When we look up into the night sky the stars look much the same. Some stars appear brighter than others but they all look white. If the stars are looked at through a pair of binoculars some appear to be different colours. Many stars look quite orange in colour and some have a blue / white tint. The colour of a star depends on its surface temperature and indirectly on there size.
Stars vary in colour ranging from orange through true white to blue. Colour is caused by the temperature of the surface of the star. Our Sun is classified as a yellow dwarf and is very much an average mid range star with a surface temperature of about 6000ºC.
Blue or even blue/green stars are very hot up to 50,000ºC and are normally giant young stars which are very active or even ‘hyper-active’. They are all young because they don’t live very long. They live very active short lives and die young usually in a massive explosion called a Super Nova.
White to blue-white stars are bigger, more powerful and hotter than our Sun with surface temperatures up to 12,000ºC and generally live longer than blue stars but not as long as our Sun will.
Yellow stars are normally from twice the mass (mass is the stuff they are made of) down to about one tenth of the mass of our sun. These stars are in their mid life and are normal average stars.
Orange or Red stars have used up most of their Hydrogen fuel and are approaching the end of their lives. Because the fuel (hydrogen burning - fusion) is running out, the waste product Helium has built up in the centre of the star. Helium can only burn in large stars so the nuclear furnace has developed into a shell above the Helium central core. As there is not so much of the star left above the nuclear furnace shell there is less gravitational force to hold in the outer regions. The nuclear reaction will actually become more fierce and the outer part of the star gets pushed out by the increased radiation and blows up like a balloon. The star develops into a huge Red Giant with a diameter large enough to engulf all the planets in our solar system out to Mars, if it was at the position of our Sun. With the heat spread over this huge surface area the surface will become quite cool for a star, between 2500 ºC and 4000 ºC.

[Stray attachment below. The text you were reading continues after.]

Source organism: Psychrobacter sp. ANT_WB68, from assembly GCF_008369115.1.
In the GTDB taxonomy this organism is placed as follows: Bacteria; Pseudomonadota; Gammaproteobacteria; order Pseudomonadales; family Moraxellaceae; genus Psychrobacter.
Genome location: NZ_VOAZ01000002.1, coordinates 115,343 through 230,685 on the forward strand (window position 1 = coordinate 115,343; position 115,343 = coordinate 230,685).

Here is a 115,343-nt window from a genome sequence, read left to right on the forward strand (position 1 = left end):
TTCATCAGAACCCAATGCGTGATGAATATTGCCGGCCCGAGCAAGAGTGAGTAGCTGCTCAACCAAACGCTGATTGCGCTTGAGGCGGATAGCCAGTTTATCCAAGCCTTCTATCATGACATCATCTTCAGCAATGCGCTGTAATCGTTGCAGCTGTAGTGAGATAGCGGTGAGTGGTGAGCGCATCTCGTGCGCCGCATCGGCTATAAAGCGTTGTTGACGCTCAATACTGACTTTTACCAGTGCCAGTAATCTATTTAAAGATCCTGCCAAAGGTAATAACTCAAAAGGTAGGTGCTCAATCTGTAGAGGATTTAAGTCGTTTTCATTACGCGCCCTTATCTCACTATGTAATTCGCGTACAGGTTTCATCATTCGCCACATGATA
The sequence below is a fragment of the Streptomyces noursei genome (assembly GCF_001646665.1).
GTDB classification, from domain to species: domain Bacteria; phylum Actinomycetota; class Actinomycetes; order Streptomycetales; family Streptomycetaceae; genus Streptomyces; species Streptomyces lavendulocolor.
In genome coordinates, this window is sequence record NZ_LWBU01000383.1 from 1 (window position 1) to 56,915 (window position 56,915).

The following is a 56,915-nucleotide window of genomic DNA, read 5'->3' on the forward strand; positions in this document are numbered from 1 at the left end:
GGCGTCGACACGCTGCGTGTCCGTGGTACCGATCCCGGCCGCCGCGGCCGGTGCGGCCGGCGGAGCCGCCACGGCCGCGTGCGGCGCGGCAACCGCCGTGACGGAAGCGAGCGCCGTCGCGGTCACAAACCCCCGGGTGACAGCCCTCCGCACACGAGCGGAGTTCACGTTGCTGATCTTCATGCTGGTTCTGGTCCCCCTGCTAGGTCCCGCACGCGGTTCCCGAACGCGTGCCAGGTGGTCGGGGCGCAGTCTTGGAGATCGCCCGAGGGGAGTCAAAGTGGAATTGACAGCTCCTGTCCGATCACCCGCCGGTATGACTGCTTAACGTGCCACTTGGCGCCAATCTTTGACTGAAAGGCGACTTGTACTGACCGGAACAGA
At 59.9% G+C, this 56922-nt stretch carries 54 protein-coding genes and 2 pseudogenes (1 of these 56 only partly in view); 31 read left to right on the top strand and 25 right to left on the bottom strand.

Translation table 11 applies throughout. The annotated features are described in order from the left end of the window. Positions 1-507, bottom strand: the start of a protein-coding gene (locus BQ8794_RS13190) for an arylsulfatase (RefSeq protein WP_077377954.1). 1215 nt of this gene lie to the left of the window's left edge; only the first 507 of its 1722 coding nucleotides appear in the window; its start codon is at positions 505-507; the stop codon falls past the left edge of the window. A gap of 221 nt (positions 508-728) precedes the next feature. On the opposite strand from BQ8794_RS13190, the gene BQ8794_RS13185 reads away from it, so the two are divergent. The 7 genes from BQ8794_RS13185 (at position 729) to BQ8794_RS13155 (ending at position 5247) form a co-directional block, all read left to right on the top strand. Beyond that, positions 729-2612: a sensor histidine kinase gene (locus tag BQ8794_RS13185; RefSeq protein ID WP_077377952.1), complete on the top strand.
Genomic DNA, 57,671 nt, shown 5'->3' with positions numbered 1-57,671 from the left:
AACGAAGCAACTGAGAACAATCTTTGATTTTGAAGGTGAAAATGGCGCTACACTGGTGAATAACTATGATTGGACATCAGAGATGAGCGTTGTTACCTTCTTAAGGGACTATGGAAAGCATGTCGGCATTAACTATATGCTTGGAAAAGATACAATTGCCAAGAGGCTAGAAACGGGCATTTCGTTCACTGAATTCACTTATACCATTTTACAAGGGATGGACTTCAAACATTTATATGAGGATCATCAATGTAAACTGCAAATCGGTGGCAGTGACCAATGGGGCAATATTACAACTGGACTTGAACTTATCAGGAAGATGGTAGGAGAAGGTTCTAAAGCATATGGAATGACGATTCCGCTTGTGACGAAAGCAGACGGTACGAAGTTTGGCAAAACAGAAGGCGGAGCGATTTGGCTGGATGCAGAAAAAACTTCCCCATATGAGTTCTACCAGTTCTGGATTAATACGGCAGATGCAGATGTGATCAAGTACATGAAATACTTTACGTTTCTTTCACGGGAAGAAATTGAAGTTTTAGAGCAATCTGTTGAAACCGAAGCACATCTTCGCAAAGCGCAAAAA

Another type of red star is the Red Dwarf. This is a very small star perhaps as small as one hundredth of the mass of our Sun. Red Dwarfs are small and dim and are therefore very hard to see even in large telescopes, only the closest to us are visible.
GREEN / WHITE Type W & O 36000+oC
Giant very hot active stars
BLUE Type B 28600+ oC
Very hot Helium stars
WHITE Type A 10700+ oC
Large hot stars
YELLOW / WHITE Type F 7500+ oC
Stars larger & brighter than Sun
YELLOW Type G 6000+ oC
ORANGE Type K 4800+ oC
ORANGE / RED Type M 3400+ oC
Old dying stars
RED Type N & S 2500+ oC
Cool Carbon stars
There are other types stars besides the normal ones which are just hotter than other ordinary stars. Some vary in brightness, some stars blow off great clouds of gas and dust, some burn Helium or Carbon instead of Hydrogen.
When medium sized stars like our Sun are very young they tend to be very active and hot. Giant stars burn their fuel very fast and are also very hot both the types of star shine white or blue. Old stars become bloated into giants so the heat they produce and spread over a large surface area so they appear cooler and shine with a red colour much like when an electric fire element is cooling down. Very small stars don’t produce so much heat so they appear red and cooler.